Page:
Disaster is often an opportunity for building a great business. For the industry leader in electronic voting, the calamitous 2000 Presidential election provided an opportunity to earn hundreds of millions of dollars, but not without controversy.
Back in 1871, Chicago's Great Fire burned the city to the ground leaving its residents with nothing. Homes and businesses burned, lives and vital records left smoldering in the ashes.
But that moment of loss was a moment of opportunity for the Diebold Company. Hundreds of safes bearing the Diebold name survived the inferno with their contents intact, tempering the brand with a reputation for safety, security and ruggedness.
More than a century later a disaster of another kind seemed to offer an opportunity to Diebold. The Florida "hanging chad" debacle left a presidential election in question and focused the country on the task of finding a better way to vote.
In 2000, Diebold supplied Brazil with a $100 million electronic voting system, and that country's election went off without a controversy. The system worked, and company officials believed Diebold was ready to grab a big part of the billions that would be invested in upgrading the U.S. system.
Six years later the company has become the leading player in a growing market for electronic voting systems. The company's election division earned nearly $200 million in its most recent fiscal quarter, and Diebold's stock price currently lingers near its 12-month high.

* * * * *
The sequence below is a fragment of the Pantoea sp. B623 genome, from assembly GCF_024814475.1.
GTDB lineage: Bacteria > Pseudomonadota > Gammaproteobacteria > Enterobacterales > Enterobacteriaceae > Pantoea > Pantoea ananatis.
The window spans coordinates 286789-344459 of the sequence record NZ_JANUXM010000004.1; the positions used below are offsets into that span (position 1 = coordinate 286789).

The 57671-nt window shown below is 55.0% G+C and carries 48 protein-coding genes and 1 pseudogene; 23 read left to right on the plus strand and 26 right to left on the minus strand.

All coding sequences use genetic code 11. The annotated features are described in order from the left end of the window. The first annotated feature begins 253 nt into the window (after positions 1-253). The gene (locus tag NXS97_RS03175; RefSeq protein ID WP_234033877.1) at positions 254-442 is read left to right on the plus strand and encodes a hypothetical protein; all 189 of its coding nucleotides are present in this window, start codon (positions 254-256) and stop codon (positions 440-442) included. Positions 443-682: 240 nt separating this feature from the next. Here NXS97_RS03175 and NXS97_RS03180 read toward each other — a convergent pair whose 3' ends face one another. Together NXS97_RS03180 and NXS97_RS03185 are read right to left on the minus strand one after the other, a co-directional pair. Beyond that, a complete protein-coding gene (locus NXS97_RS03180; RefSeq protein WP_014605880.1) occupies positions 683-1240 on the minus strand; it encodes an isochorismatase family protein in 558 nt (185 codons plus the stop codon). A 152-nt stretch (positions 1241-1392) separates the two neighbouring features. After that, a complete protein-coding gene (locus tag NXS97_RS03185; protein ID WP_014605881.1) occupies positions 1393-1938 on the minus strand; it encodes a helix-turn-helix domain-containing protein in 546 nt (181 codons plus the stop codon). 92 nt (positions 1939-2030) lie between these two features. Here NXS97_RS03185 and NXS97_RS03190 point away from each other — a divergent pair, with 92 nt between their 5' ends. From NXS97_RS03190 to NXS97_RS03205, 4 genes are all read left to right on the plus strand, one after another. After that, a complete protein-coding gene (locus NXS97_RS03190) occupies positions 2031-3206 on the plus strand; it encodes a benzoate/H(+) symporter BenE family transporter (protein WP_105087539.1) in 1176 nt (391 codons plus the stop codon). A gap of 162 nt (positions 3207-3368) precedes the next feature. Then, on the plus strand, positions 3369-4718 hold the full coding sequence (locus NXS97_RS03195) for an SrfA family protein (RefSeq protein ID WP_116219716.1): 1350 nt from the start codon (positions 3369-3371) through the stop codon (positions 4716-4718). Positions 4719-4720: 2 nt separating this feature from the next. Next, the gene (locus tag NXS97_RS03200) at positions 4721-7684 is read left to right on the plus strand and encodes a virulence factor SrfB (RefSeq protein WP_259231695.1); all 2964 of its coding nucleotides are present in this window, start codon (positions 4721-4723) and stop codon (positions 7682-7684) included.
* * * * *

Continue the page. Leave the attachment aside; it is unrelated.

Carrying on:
Despite continued concerns from politicians, election supervisors and academics about glitches and the possibility of hacking into electronic voting systems, a surge in demand during the last five years has grown the industry and made e-voting a very profitable enterprise.
So why do some observers expect Diebold to leave the voting business altogether?
Soon after the 2000 election, Congress weighed in on the need to improve the country's voting systems. It passed the Help America Vote Act of 2002, which committed federal dollars to help states and localities upgrade outdated systems. According to officials at the United States Election Assistance Commission, more than $3.1 billion has been spent on new voting systems and training since then.
Diebold's experience building ATMs had earned the company billions, and electronic voting seemed similar enough to make it a logical extension of its efforts.
Diebold aggressively pursued the market, buying a Texas firm and quickly rolling out a touch-screen voting system, called AccuVote that made it the largest publicly-traded player in the election systems market in the U.S.
Its main rivals, Sequoia Voting Systems and Election Systems & Software, are niche private firms that don't have other ongoing business that generate the money to fund a big sales force or research and development. So their ability to quickly roll out and sell to thousands of local election commissions was limited compared to Diebold.
The AccuVote system quickly became the market leading electronic voting system. But that initial success came at a cost.
AccuVote had flaws. Its early designs were not up to snuff on security or reliability. Academics publicly demonstrated system hacks that purportedly showed how easy it was to alter a vote count.